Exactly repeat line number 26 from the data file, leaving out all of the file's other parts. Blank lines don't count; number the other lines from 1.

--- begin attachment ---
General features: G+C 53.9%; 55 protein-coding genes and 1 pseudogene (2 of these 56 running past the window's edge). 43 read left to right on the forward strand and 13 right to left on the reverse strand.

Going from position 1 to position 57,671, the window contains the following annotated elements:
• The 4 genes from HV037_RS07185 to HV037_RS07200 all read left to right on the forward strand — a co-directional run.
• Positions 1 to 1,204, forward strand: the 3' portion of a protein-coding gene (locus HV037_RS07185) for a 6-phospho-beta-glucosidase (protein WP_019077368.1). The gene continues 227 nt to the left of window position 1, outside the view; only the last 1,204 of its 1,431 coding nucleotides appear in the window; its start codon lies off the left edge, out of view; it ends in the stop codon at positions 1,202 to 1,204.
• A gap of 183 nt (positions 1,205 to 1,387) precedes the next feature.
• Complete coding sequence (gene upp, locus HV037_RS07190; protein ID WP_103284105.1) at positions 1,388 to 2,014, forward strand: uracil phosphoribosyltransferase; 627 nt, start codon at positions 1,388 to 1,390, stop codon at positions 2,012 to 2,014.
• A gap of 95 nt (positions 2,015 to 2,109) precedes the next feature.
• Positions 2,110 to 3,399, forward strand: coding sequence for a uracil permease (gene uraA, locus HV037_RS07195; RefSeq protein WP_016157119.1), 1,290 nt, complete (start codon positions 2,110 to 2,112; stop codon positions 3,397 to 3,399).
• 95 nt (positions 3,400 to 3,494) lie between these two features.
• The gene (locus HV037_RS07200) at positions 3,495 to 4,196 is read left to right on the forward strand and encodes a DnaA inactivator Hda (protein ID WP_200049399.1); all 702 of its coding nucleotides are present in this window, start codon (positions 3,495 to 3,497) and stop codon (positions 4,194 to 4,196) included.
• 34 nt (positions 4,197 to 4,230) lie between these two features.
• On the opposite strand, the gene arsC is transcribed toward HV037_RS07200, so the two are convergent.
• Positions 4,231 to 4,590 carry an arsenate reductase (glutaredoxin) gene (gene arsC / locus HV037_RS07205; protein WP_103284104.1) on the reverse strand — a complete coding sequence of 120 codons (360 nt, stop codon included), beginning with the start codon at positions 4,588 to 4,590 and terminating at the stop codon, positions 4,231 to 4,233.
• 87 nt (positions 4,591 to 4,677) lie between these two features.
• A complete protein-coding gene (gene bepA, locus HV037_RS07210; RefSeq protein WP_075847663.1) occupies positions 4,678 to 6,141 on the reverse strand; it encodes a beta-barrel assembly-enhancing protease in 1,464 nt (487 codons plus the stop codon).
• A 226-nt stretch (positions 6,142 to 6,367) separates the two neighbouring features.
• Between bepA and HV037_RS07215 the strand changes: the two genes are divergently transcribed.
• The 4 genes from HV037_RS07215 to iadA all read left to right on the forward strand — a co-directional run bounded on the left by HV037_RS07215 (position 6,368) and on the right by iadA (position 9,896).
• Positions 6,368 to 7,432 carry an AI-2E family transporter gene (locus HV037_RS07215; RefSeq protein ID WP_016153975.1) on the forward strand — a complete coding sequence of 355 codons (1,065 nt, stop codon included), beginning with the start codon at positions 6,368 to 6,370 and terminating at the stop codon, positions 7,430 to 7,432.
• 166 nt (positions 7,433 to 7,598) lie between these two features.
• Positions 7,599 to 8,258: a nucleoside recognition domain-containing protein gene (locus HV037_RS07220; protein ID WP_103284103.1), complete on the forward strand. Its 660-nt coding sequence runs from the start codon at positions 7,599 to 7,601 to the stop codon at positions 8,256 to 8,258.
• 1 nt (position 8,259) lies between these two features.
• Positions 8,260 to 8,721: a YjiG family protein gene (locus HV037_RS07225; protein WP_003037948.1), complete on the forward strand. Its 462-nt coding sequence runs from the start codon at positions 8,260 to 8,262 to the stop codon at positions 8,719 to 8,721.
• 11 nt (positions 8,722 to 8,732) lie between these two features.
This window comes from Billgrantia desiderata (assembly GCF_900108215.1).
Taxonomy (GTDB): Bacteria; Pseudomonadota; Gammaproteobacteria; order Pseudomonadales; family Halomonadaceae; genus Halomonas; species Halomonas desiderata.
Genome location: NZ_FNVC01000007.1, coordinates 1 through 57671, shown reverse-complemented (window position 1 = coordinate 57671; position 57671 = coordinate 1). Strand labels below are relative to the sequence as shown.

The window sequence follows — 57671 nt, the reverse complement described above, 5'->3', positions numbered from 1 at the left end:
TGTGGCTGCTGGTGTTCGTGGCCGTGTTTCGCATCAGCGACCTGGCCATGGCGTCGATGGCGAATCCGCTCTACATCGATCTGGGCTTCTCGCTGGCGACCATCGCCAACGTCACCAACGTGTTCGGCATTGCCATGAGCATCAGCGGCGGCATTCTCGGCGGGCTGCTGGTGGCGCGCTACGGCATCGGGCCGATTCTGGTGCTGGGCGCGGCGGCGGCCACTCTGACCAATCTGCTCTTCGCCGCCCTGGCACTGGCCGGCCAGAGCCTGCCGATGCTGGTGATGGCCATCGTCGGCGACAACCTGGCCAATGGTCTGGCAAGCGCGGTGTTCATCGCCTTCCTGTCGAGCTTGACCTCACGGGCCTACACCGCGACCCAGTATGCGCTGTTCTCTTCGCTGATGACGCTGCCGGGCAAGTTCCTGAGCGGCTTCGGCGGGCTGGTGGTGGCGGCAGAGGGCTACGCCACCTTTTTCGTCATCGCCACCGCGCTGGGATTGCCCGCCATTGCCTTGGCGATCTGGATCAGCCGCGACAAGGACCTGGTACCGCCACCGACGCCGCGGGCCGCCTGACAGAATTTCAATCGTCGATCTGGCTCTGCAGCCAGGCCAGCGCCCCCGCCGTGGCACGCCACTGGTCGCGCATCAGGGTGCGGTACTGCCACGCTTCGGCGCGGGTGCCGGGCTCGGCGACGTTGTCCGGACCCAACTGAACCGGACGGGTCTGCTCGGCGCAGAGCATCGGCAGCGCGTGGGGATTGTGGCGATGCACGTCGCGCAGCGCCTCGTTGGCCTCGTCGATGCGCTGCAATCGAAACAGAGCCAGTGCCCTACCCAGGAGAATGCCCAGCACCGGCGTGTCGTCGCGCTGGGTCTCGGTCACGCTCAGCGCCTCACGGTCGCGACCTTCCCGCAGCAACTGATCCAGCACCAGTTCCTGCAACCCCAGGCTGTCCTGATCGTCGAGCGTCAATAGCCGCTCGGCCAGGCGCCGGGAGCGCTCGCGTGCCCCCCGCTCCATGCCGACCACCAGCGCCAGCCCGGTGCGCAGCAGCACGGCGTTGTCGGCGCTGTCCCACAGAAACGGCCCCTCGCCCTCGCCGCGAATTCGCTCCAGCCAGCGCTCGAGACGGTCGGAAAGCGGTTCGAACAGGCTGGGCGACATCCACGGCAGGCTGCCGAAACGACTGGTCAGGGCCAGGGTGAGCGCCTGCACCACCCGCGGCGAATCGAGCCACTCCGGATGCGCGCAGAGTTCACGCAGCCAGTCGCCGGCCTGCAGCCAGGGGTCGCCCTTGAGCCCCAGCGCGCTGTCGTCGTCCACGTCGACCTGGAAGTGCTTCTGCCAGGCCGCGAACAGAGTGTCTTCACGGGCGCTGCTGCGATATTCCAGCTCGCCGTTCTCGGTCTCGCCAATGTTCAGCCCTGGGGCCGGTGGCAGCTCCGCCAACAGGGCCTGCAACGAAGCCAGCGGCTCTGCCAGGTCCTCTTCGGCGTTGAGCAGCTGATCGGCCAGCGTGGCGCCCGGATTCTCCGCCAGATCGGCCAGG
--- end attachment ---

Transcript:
Taxonomy (GTDB): Bacteria; Pseudomonadota; Gammaproteobacteria; order Pseudomonadales; family Halomonadaceae; genus Halomonas; species Halomonas desiderata.